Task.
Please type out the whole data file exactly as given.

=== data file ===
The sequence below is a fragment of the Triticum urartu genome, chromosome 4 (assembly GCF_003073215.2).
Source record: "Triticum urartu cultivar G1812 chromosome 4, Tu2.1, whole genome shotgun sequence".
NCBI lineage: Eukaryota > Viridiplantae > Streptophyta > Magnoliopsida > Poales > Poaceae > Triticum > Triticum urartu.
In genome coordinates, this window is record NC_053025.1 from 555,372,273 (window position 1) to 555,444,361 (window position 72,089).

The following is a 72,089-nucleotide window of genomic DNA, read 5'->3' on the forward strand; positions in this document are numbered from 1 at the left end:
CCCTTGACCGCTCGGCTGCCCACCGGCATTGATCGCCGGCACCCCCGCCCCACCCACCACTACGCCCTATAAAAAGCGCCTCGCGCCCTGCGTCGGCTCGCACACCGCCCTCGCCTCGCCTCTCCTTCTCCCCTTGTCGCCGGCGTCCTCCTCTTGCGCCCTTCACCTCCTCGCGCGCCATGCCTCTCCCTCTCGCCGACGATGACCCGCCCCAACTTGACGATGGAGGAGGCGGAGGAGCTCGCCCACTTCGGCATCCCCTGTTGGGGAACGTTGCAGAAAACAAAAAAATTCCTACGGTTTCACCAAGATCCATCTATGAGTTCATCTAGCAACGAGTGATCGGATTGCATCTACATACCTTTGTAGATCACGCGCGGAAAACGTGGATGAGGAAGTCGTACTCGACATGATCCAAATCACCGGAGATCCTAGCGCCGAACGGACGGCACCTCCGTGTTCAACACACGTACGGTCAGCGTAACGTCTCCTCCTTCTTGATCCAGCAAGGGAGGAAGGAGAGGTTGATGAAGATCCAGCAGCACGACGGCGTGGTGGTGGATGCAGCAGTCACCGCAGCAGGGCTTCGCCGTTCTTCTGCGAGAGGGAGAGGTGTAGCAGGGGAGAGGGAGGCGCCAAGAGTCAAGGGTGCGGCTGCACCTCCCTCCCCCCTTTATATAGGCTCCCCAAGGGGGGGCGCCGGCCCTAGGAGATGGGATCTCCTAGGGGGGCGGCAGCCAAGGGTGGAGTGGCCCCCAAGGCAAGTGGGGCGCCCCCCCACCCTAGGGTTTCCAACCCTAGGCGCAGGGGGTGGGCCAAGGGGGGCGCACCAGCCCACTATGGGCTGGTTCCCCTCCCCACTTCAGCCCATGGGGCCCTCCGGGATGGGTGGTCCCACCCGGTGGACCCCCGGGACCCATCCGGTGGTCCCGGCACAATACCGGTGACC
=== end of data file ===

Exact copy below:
The sequence below is a fragment of the Triticum urartu genome, chromosome 4 (assembly GCF_003073215.2).
Source record: "Triticum urartu cultivar G1812 chromosome 4, Tu2.1, whole genome shotgun sequence".
NCBI lineage: Eukaryota > Viridiplantae > Streptophyta > Magnoliopsida > Poales > Poaceae > Triticum > Triticum urartu.
In genome coordinates, this window is record NC_053025.1 from 555,372,273 (window position 1) to 555,444,361 (window position 72,089).

The following is a 72,089-nucleotide window of genomic DNA, read 5'->3' on the forward strand; positions in this document are numbered from 1 at the left end:
CCCTTGACCGCTCGGCTGCCCACCGGCATTGATCGCCGGCACCCCCGCCCCACCCACCACTACGCCCTATAAAAAGCGCCTCGCGCCCTGCGTCGGCTCGCACACCGCCCTCGCCTCGCCTCTCCTTCTCCCCTTGTCGCCGGCGTCCTCCTCTTGCGCCCTTCACCTCCTCGCGCGCCATGCCTCTCCCTCTCGCCGACGATGACCCGCCCCAACTTGACGATGGAGGAGGCGGAGGAGCTCGCCCACTTCGGCATCCCCTGTTGGGGAACGTTGCAGAAAACAAAAAAATTCCTACGGTTTCACCAAGATCCATCTATGAGTTCATCTAGCAACGAGTGATCGGATTGCATCTACATACCTTTGTAGATCACGCGCGGAAAACGTGGATGAGGAAGTCGTACTCGACATGATCCAAATCACCGGAGATCCTAGCGCCGAACGGACGGCACCTCCGTGTTCAACACACGTACGGTCAGCGTAACGTCTCCTCCTTCTTGATCCAGCAAGGGAGGAAGGAGAGGTTGATGAAGATCCAGCAGCACGACGGCGTGGTGGTGGATGCAGCAGTCACCGCAGCAGGGCTTCGCCGTTCTTCTGCGAGAGGGAGAGGTGTAGCAGGGGAGAGGGAGGCGCCAAGAGTCAAGGGTGCGGCTGCACCTCCCTCCCCCCTTTATATAGGCTCCCCAAGGGGGGGCGCCGGCCCTAGGAGATGGGATCTCCTAGGGGGGCGGCAGCCAAGGGTGGAGTGGCCCCCAAGGCAAGTGGGGCGCCCCCCCACCCTAGGGTTTCCAACCCTAGGCGCAGGGGGTGGGCCAAGGGGGGCGCACCAGCCCACTATGGGCTGGTTCCCCTCCCCACTTCAGCCCATGGGGCCCTCCGGGATGGGTGGTCCCACCCGGTGGACCCCCGGGACCCATCCGGTGGTCCCGGCACAATACCGGTGACC